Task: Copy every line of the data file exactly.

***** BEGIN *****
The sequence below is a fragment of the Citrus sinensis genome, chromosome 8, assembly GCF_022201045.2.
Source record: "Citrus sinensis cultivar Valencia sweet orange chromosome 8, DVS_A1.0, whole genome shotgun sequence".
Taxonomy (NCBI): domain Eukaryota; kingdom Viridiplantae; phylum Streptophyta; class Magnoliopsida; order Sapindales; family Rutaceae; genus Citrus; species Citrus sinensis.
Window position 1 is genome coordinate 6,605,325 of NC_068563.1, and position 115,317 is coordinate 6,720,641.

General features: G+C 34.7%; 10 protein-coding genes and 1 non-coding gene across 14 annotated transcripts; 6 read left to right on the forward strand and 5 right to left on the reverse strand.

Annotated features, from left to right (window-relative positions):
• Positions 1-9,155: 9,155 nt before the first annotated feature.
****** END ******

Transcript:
The sequence below is a fragment of the Citrus sinensis genome, chromosome 8, assembly GCF_022201045.2.
Source record: "Citrus sinensis cultivar Valencia sweet orange chromosome 8, DVS_A1.0, whole genome shotgun sequence".
Taxonomy (NCBI): domain Eukaryota; kingdom Viridiplantae; phylum Streptophyta; class Magnoliopsida; order Sapindales; family Rutaceae; genus Citrus; species Citrus sinensis.
Window position 1 is genome coordinate 6,605,325 of NC_068563.1, and position 115,317 is coordinate 6,720,641.

General features: G+C 34.7%; 10 protein-coding genes and 1 non-coding gene across 14 annotated transcripts; 6 read left to right on the forward strand and 5 right to left on the reverse strand.

Annotated features, from left to right (window-relative positions):
• Positions 1-9,155: 9,155 nt before the first annotated feature.